Donald Trump spoke at Rivertowne Marina on the banks of the Ohio River in Cincinnati, Ohio on June 7, 2017. He discussed plans for the federal government to invest 200 billion dollars on infrastructure including inland waterways.
Significant upgrades to locks and dams on the Ohio River would result in river occupation job opportunities for Jones Act Seaman, Longshoremen, pilots, deckhands and dock workers. Workers injured performing these types of jobs may benefit greatly by consulting with an experienced river injury attorney.
Cincinnati, Ohio and northern Kentucky have an available stock of maritime workers and trained tow boat crewmembers. Companies such as C&B Marine, McGinnis, Inc. and Inland Marine concentrate their Ohio River hiring in northern Kentucky (Covington, Maysville, Carrolton, Newport, Florence) and in southern Ohio (Cincinnati, Portsmouth).
Look for an uptick of river employment opportunities in the Midwest if the anticipated federal infrastructure projects go forward.
Keep in mind that persons who work on river based bridge construction and at locks and dams may be covered by the Jones Act or the Longshore Act. These workers’ compensation systems frequently provide more generous benefits than are available under Kentucky, Ohio, West Virginia or Indiana workers’ compensation. A lawyer who practices Jones Act and Longshore cases such as Steven C. Schletker may be of benefit in determining what jurisdiction an injured workers’ claim may fall under.
If your work at a lock and dam brings you onto the navigable waters of the Ohio River or Kanawha River, and you are injured in the course of your employment, you have a good chance of qualifying for federal benefits. The Supreme Court has held that workers injured on actual navigable waters are engaged in maritime employment.
If you work at a cofferdam, your work may qualify for Longshore coverage even though the area where you work has temporarily been removed from navigation. At a dam repair site, many workers performing tasks such as oiler and heavy equipment operator are determined to be Longshoremen. An experienced maritime attorney can help an injured cofferdam worker get the benefits he/she is entitled to.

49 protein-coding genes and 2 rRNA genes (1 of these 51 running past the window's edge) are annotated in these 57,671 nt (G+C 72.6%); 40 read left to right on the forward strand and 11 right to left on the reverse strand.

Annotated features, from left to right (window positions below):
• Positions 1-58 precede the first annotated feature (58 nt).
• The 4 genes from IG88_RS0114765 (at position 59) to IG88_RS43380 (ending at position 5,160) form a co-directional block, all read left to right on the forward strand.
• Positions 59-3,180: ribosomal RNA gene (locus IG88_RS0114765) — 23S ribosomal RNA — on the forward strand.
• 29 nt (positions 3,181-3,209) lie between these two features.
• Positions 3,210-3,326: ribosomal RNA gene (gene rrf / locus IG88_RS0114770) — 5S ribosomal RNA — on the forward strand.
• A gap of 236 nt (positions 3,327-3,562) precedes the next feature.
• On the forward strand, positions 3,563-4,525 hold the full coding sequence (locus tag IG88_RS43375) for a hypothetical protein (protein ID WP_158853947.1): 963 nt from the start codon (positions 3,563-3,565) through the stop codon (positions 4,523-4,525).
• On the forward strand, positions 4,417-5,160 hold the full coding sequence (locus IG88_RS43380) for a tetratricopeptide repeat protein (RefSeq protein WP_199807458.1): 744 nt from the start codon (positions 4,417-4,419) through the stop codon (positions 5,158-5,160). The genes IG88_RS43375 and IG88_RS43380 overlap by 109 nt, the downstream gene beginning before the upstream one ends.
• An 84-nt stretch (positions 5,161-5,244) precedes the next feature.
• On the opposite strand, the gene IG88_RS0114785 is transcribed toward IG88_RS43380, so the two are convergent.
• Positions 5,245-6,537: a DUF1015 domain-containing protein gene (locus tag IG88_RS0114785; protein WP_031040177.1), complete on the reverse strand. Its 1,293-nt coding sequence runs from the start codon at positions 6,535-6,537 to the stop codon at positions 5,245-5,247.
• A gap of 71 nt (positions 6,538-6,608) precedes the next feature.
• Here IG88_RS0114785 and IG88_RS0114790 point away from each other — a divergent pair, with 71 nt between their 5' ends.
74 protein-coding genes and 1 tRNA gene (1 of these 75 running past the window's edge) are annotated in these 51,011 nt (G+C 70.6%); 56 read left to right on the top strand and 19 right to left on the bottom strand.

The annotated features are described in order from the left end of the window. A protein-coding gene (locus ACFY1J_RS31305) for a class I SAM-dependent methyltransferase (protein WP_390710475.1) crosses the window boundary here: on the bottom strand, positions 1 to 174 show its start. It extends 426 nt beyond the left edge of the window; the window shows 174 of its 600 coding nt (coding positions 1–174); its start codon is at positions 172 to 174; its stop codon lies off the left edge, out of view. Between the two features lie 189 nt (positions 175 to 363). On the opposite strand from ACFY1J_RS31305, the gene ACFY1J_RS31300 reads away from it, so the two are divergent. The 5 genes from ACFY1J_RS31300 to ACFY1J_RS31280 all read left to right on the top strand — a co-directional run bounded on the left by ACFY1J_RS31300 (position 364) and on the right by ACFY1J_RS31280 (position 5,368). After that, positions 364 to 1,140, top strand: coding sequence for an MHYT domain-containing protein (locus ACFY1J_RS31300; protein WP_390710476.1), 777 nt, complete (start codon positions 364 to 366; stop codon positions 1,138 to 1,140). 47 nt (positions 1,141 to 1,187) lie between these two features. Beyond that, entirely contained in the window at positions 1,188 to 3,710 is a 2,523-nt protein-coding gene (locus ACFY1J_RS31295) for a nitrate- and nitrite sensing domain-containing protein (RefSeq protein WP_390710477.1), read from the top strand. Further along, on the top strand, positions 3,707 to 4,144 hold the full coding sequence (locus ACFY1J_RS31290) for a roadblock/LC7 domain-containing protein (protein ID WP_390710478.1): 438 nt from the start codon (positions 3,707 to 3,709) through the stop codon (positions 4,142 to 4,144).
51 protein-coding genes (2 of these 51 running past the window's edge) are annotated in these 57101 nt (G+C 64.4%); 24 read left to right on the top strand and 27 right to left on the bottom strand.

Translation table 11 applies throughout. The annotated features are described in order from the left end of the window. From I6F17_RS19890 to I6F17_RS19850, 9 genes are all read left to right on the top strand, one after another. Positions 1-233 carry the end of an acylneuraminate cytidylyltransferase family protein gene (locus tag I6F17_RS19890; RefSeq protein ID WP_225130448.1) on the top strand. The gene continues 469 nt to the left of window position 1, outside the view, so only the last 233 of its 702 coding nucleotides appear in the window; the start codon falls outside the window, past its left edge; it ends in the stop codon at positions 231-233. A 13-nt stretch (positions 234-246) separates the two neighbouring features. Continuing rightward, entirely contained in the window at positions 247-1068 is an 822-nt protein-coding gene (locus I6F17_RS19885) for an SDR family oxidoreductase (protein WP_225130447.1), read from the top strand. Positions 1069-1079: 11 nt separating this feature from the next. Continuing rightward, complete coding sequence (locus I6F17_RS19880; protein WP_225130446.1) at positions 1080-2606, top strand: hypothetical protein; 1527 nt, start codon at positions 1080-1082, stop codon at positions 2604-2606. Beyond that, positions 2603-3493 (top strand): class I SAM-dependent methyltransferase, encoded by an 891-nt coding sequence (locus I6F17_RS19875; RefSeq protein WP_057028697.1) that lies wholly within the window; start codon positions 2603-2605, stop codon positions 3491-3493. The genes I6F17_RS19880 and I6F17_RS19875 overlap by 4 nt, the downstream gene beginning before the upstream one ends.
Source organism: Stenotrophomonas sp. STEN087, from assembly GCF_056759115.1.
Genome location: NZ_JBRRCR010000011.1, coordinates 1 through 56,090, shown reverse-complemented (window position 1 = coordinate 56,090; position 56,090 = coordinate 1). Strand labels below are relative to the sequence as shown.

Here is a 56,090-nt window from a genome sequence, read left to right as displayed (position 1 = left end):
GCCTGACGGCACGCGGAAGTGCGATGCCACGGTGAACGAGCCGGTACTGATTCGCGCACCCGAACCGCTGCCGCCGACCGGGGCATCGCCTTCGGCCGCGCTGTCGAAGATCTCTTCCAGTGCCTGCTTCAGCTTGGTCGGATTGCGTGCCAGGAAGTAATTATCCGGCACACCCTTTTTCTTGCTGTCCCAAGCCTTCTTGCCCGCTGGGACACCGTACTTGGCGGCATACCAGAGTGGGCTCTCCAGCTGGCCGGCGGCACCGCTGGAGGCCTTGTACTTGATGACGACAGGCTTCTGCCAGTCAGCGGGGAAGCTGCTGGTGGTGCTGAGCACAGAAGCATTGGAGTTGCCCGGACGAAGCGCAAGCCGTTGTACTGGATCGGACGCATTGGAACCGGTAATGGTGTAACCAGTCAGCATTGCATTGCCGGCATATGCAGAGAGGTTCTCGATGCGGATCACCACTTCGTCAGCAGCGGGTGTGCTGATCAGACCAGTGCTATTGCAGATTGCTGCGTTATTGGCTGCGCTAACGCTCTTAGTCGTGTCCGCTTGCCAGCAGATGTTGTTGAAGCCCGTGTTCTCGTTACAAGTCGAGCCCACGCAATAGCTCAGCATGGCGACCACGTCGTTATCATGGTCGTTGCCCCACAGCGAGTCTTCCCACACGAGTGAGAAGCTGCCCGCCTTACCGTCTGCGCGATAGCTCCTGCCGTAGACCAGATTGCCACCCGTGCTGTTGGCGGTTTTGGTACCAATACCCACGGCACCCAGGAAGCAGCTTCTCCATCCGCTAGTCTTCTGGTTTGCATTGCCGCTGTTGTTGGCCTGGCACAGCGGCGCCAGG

Wages paid for workers at dam construction and repair sites are often very high. The wages paid in the year preceding a work accident sets the rate at which Longshore compensation benefits are paid. For example, if a worker earns $1,000.00 per week in the year preceding the work injury, under the Longshore Act the worker is entitled to 2/3 of the average weekly wage or $666.66 as the weekly compensation rate. Once maximum medical improvement is reached, if the injured river worker cannot return to his/her prior work, under the Longshore Act the burden shifts to the Employer to identify suitable alternate employment. If the Employer does not prove the existence of alternate (lighter duty) work, the injured worker will likely be found to be permanent totally disabled. If the Employer identifies alternate work, the injured Longshoreman is entitled to 2/3 of the difference between his pre-injury average weekly wage and his post-injury residual earnings capacity. The running award of permanent partial disability continues for the rest of the injured Longshoreman’s life. Feel free to call Longshore attorney Steven C. Schletker for an analysis of what your Longshore benefits might include.
If you are working on a towboat or work flat on the Ohio River and your work furthers the mission of the vessel, you may qualify for Jones Act seaman coverage. At a dam repair site, workers are required to tend to barges, and other floating platforms to conduct the work of the operation. Whether a lock and dam support worker satisfies the requirement for seaman status depends on the number of hours worked and the type of tasks performed.
If you are injured on the Ohio River, Licking River or Kanawha River, call Jones Act, river injury, Longshore lawyer Steven C. Schletker for a free initial consultation.